Oh why is it always Friday, we may ask ourselves, that things get choppy in Budapest! I say this since in each of the three last weeks the greatest pressure seems to come on HUF denominated instruments on a Friday. This morning "efficient cause" was the release by Standard & Poor's Ratings Services of a revision to its Hungary outlook on Hungary to ‘Negative' from ‘Stable' reflecting the “weakening perspective for sustained consolidation of public finances".
“We believe that the increasing political incentives and pressure to dilute the fiscal reforms ahead of upcoming elections, coupled with the increasing cost of external borrowing, will interrupt Hungary's progress in reducing its deficit from 2009 and will keep the debt burden rising," said Standard & Poor's credit analyst Frank Gill.
They argue that political opposition to budgetary reform is increasing and cite - obviously, whoever could have thought otherwise - the results of the 9 March referendum which reflected a weakening in the government's mandate a large majority of Hungarian voters rejected highly sysmbolic aspects of the package.
“The defeat will not meaningfully increase this year's budget deficit but it nevertheless confirms fading appetite among Hungarians to continue with the consolidation process. The recent ill-timed announcement of various tax-cutting proposals for 2009 (ranging from 0.7% to 1.4% of GDP) point in the same direction. Moreover, the possibility of new opposition referenda, which amount to votes of no confidence in Prime Minister Gyurcsány's fiscal reform plan, will further undermine the government's goal of reducing public sector debt dependency"
S&P sees important dangers of slippage in Hungary's public sector deficit reducing programme, with the deficit only coming down to 4.5% of GDP this year (while the government target is 4%) from an estimated 5.7% in 2007 and a massive 9.2% in 2006. More importantly, S&P forecast that budgetary deficits will remain unchanged in 2009 and 2010. The cabinet's agreed aim is to reach a deficit of 3.2% of GDP next year.
Hungary's Finance Minister János Veres dived straight into the fray this morning asserting that Hungary's public sector deficit will drop below 4.0% of GDP this year and that the government has no intention of changing its deficit reduction path set out in 2006.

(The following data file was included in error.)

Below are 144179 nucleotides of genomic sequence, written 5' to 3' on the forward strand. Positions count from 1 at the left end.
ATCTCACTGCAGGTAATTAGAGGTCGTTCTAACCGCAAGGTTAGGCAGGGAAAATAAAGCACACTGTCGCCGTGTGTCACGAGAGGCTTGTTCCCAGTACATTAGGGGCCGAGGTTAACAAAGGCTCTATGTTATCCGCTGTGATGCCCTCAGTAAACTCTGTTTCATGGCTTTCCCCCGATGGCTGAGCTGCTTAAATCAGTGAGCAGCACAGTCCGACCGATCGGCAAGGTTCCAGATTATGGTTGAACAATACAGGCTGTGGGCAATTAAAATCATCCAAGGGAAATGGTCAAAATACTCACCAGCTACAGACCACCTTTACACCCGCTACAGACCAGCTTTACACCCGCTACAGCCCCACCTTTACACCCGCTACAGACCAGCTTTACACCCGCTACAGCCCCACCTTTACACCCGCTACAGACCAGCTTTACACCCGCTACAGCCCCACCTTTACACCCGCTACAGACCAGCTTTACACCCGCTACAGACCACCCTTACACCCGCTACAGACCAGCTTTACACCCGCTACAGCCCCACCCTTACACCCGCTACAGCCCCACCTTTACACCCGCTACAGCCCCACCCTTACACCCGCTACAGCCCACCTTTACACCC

Personally I think it is very hard to put firm numbers on future budget deficit outcomes before we know the future path of Hungarian GDP growth (and it is noteworthy that Fitch Rating analyst David Heslam has come straight out today and said he thinks this year's deficit target can be met - long live competition between the agencies!). At the present time it is clear that the main risks are all downside, and in this context S&P's general slippage concerns would seem to be entirely justified. What this means is debt to GDP could rise even further, and S&P project a ratio of over 68% of GDP in 2010. In this context the following warning is an important one:
"Lack of a clear perspective for stabilization could eventually lead to a downward revision of the ratings, which would risk undermining investor confidence and could severely hamper Hungary's ability to refinance itself"
This warning should be taken very seriously by all those countries (like Italy) with rapidly ageing populations and important structural problems in achieving fiscal balance.
The Standard & Poor's revision was also commented on in Brussels by Hungarian Prime Minister Ferenc Gyurcsány, who said the change in credit outlook will cost the country billions (of forints). Gyurcsány said the credit rating agency became concerned after the outcome of the 9 March referendum, saying that it considerably diminished chances for Hungary to put in place the necessary structural reforms. This reaction is hardly surprising since Gyurcsany would obviously like to make political capital from it by making the point that it is the initiators of the referendum who are to be blamed for the outlook revision. Political gameplaying it may be, but that doesn't make his point any the less valid, I think.
Industrial Output Blues
To the already existing gloom was added the impact of Hungary's final adjusted output figures which showed that industrial output inched up by 1.0% month on month in January, according to final figures adjusted seasonally and by working days, the Central Statistics Office (KSH). This rate was a downward adjustment from a preliminary 1.3% growth reported earlier. The month on month increase in Dec 2007 was also 1.0% (adjusted upward from 0.9%). So while the short term performance is far from a disaster (although clearly not sufficient to pull forward the now export dependent Hungarain economy) since output volume has risen now for the third consecutive month, today's detailed figures do paint a very gloomy picture on the extent of the likely future deceleration of growth. Total new orders for industrial products were down 2.5% year on yearr in January. New exports orders were up 0.8% year on year, but domestic orders slumped by 11.9%. Total orders dipped by 9.2% year on year. Since Hungary is so highly interlocked with Germany, and further slowdown in the German economy will be sorely felt in Hungary.
The response to all this gloom wasn't long in arriving since the forint was back down in 260 to the euro territory falling 0.6 percent to 259.97 per euro, after trading at a two-week high of 257.07 earlier, up from 258.48 late yesterday. Today's trading follows a very volatile session on Thursday (euro/HUF even reached 262 at one point), and the rapid rise in the yield curve at the long end ( with 10-yr bonds going at auction with an average yield set of 8.62% - up 115 base points on the previous auction of the same instrument) seems to be attracting investors, although evidently yields are now likely to be stuck at these very high levels.